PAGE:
A VITAL community centre is to be demolished by council chiefs to the disgust of residents.
Calders Community Centre – based in one of the city’s poorest districts – will be turned to rubble because the council is not prepared to shoulder the “prohibitive” cost of reopening it.
The move has angered community leaders, who wanted to bring the centre into independent ownership.
Peter McDonald, chair of Calders Tenants and Residents Association, has attacked the “ridiculous” plans, after locals were last year given just a few months to file a business case that would have allowed residents to take over the derelict west Edinburgh facility.
Council bosses have instead offered space in a “community flat” at Dunsyre House.
But Mr McDonald said the flat was too small and would not replace the once vibrant centre, which hosted youth dances, ceilidhs and gatherings for the elderly before it closed.
He said: “They did not give us enough time to put a business plan together – there was just no way we could have put together a business plan in the time they gave us.
“What really made me angry was that the council have decided to knock it down in 2014-15. That’s ridiculous. If it was 2013-14, fair enough but they’re leaving it another year – we could have had more time to put a business plan together.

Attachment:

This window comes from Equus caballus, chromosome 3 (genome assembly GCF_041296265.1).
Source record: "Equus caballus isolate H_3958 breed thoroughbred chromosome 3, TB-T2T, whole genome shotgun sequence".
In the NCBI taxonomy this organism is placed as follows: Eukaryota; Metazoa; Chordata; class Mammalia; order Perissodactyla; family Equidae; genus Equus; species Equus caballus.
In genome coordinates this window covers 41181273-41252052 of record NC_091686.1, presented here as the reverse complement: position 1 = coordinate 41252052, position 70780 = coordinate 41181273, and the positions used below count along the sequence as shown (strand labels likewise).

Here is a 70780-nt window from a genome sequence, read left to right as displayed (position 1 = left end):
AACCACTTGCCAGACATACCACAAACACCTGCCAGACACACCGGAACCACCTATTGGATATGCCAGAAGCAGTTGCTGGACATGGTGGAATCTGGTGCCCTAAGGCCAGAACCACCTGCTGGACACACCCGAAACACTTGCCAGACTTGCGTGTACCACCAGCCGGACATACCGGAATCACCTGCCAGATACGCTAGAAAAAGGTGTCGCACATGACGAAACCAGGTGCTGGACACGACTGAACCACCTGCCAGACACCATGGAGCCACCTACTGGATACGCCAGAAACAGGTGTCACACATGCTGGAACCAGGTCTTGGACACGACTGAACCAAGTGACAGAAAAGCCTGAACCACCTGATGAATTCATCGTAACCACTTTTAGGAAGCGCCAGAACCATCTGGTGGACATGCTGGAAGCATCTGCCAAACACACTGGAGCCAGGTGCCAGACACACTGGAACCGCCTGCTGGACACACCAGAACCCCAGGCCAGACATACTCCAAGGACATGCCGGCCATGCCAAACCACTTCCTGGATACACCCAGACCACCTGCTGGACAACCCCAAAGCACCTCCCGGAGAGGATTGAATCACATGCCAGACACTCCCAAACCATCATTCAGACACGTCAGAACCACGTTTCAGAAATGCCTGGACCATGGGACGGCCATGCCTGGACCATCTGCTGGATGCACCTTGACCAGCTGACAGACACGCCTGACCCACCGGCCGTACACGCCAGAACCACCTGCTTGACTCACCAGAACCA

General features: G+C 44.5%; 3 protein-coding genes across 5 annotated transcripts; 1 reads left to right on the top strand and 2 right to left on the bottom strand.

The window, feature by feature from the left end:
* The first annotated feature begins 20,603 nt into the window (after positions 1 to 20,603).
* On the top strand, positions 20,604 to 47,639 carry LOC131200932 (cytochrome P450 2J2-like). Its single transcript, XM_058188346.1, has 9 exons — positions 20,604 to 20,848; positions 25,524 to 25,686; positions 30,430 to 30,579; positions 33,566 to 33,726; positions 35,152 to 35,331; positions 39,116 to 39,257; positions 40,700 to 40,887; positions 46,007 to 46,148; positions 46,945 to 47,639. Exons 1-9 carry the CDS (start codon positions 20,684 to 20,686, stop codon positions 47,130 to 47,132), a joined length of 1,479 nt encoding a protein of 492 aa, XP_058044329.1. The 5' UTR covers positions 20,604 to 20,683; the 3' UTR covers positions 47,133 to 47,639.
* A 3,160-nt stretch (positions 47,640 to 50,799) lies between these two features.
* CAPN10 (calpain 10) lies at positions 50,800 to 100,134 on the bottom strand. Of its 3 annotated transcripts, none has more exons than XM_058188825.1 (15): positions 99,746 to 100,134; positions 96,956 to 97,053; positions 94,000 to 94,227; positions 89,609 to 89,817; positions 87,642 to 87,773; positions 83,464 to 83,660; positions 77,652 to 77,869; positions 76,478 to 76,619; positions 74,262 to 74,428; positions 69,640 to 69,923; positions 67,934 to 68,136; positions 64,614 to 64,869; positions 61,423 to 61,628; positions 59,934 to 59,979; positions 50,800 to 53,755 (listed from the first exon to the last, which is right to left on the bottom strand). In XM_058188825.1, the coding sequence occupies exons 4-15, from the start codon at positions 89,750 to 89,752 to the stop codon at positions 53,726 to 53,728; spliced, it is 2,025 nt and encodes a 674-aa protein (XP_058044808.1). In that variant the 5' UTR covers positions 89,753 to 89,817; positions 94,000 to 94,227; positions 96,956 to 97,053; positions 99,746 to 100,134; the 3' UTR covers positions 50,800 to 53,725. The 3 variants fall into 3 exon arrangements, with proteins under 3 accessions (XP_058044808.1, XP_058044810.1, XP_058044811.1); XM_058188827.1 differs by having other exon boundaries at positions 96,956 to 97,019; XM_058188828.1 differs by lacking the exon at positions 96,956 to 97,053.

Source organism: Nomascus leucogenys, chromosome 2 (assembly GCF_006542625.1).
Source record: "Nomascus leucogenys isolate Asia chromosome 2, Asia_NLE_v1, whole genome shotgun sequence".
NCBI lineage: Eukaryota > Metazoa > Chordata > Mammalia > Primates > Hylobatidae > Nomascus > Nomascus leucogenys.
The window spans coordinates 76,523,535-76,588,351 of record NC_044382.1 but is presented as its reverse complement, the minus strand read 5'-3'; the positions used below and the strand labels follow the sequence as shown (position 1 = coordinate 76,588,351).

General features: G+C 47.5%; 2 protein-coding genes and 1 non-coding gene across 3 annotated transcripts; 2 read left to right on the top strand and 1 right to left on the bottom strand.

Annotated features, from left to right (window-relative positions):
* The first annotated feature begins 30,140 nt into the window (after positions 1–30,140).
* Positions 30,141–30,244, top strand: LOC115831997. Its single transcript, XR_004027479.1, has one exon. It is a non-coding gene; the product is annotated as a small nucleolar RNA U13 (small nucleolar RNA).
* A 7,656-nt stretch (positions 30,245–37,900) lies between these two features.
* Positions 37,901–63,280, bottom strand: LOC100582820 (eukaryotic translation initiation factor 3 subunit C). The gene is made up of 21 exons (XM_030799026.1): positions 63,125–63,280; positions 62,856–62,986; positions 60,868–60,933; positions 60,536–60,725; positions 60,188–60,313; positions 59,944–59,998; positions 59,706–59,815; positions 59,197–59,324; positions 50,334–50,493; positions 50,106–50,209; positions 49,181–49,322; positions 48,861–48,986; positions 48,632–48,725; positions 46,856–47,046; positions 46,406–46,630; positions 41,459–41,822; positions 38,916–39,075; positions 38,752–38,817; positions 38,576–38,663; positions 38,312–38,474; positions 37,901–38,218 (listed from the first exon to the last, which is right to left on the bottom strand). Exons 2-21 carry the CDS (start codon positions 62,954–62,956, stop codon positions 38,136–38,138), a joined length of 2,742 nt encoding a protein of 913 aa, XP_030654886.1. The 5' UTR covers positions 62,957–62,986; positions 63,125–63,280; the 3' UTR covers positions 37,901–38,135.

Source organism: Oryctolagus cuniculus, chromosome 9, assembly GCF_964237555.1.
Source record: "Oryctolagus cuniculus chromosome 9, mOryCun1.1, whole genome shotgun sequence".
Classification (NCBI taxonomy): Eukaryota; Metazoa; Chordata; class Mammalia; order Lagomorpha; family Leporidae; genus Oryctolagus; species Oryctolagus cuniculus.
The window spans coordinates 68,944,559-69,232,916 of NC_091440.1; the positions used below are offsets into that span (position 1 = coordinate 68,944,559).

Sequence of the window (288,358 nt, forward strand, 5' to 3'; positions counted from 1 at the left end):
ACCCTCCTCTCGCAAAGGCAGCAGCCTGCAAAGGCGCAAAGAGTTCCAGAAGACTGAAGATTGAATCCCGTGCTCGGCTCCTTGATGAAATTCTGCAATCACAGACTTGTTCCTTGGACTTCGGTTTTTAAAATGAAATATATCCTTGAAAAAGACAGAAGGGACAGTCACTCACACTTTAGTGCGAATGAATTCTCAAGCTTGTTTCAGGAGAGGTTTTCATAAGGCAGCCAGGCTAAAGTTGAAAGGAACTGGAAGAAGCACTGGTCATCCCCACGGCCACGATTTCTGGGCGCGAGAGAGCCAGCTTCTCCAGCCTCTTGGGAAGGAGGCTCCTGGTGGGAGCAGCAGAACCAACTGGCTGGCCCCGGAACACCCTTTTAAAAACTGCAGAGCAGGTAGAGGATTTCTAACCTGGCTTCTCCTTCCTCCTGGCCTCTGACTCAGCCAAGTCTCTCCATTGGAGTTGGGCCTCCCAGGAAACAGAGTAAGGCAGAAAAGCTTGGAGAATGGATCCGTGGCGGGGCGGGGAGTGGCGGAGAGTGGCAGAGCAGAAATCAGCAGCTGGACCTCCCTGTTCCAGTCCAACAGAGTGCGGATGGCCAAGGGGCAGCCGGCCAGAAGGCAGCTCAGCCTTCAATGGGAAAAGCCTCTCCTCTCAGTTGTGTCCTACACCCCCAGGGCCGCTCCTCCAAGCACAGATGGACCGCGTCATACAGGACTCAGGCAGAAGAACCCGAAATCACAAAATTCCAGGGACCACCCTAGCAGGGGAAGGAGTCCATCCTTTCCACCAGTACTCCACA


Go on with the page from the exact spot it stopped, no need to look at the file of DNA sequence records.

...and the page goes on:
“We had people who were willing to make it work. We even had members of the army willing to come and help if we asked them.”
Mr McDonald said Calders residents were given just weeks last year to file a viable business case after expressing an ambition to bring the centre back into community ownership.
The drive fizzled out after residents failed to submit their case by the deadline – and council chiefs now say they want to knock the building down because of ongoing concerns over its safety and security.
But Mr McDonald said the episode marked a huge loss to the Calders community.
“What we used to have in the community centre was brilliant,” he said.
“I used it for about five years and then they just decided to close it. It was just left to go to rack and ruin. When it was open we used it for ceilidhs, youth discos, bingo nights, OAP meetings and coffee meetings. They could have done something about it, made it watertight or something like that – but they didn’t.”
He added: “They’ve changed the goal posts. Why didn’t they give us sufficient time to get a business plan in given it will be another year or year-and-a-half before it’s knocked down?”
Council chiefs said they had held lengthy discussions with residents about the centre’s future. A spokeswoman said: “Council staff have been in discussions with members for over a year. This ultimately culminated in the Calders Residents Association confirming with us they were no longer interested in submitting a business case to refurbish this building.”